So, here we are, caught up to Pierce’s writing after twenty months of reviews. Tempests and Slaughter, published by Tamora Pierce in 2018, tells the story of Numair’s early years in Carthak. We see Numair meet Varice and befriend Ozorne, while knowing where that story will end. But Tempests and Slaughter winds up being a story that is more tolerable than excellent. I still read it in one day, but it’s not a standout.
Spoiler Warning for Tempests and Slaughter as well as all of Pierce’s previous works.
So, What Happened?
The book opens with ten-year-old Arram Draper, who had been skipped a couple of ‘grades’ and feels isolated. He attends the gladiator games with his visiting father and grandfather. He falls in and is rescued by an elephant and a slave named Musenda. His magic flares up so the heads of the university place him in advanced classes. He quickly befriends Ozorne and Varice in those classes, even rooming with Ozorne.
From there, Arram progresses rapidly through the Lower Academy, learning both academic and tribal magic. Arram assists one of his teachers in repairing the gladiator pit, where he meets Musenda again. One of his teachers introduces him to the crocodile god of the Zekoi river, Enzi. He and Varice meet Ozorne’s mother, who reveals she expects her son to avenge his father’s death at the hands of the Sirajit, who Ozorne also hates.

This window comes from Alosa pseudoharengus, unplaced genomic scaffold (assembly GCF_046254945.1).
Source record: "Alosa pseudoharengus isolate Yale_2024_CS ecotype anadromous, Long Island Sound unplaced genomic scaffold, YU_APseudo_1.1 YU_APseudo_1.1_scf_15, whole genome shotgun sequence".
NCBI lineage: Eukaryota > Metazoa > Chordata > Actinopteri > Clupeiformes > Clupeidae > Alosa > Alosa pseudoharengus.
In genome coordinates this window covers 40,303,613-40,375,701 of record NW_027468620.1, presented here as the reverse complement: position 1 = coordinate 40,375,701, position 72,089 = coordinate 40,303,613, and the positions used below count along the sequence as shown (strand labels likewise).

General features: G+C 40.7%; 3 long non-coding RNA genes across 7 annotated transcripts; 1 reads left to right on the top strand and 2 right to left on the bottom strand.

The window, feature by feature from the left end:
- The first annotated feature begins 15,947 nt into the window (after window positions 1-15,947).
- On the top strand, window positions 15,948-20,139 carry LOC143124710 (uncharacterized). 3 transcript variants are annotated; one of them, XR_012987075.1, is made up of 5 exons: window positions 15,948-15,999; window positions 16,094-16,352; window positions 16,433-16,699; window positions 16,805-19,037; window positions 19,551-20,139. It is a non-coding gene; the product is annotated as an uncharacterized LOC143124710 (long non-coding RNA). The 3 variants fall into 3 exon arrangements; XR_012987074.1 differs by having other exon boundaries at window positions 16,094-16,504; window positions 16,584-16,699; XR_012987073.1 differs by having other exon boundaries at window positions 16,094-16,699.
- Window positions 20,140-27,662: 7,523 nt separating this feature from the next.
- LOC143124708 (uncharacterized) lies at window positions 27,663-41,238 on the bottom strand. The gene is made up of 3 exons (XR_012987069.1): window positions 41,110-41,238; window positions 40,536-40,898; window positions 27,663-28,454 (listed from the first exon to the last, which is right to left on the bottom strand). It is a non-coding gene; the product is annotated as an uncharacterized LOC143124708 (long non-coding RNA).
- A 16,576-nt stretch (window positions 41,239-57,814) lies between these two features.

Then, the three of them move to the Upper Academy, with more complicated classes. One of Ozorne’s cousins, a son of the emperor, is killed. Enzi brings Arram a sunbird he accidentally kidnapped from the Divine Realms and asks him to raise it while he finds a suitable gift for Mithros. Arram finds this tolerable and names her Preet. His studies split between tribal and healing magic, to the point where he is conscripted during a plague to strengthen the herbs he grinds. He meets Musenda again and helps entertain the nieces and nephews he cares for.
One of his teachers, Faziy, leaves and is murdered, with suspicious timing, since another imperial heir dies, leaving the emperor only one son remaining. Ozorne gets guards. Numair’s healing training progresses, and he helps his teacher with two weeks at the gladiator pits. Ozorne visits the back secretly and is held hostage by a gladiator. Numair saves him. Varice and Numair begin a relationship.
The Tolerable and Good
Pierce Expands Her Feminism
One of the best things to come out of Tempests and Slaughter is the fact that it’s entirely in a male point of view. For the previous eighteen novels, and in her collection of short stories, Pierce developed female main characters, which is fabulous. But feminism isn’t just about women’s issues, though there are those that want to restrict it to that. Modern day feminism also puts forward and makes efforts at addressing men’s issues as well. Some examples include helping unpack toxic masculinity and knowing that men can be sexually assaulted and abused.
Thus Pierce, utilizing a male point of view character, expands her feminism. She treats Arram just the same as she treated Alanna, Daine, Kel, and the rest. One of the ways that she does this lies in her treatment of puberty. For Alanna and the rest, there was a scene, or several, where they went through puberty and had a discussion of sex and birth control with a trusted female companion. In Tempests and Slaughter, we see Pierce depicting the male side of puberty. Ozorne is actually the one that gives him The Talk, despite only being three years older, because Arram came to him with questions.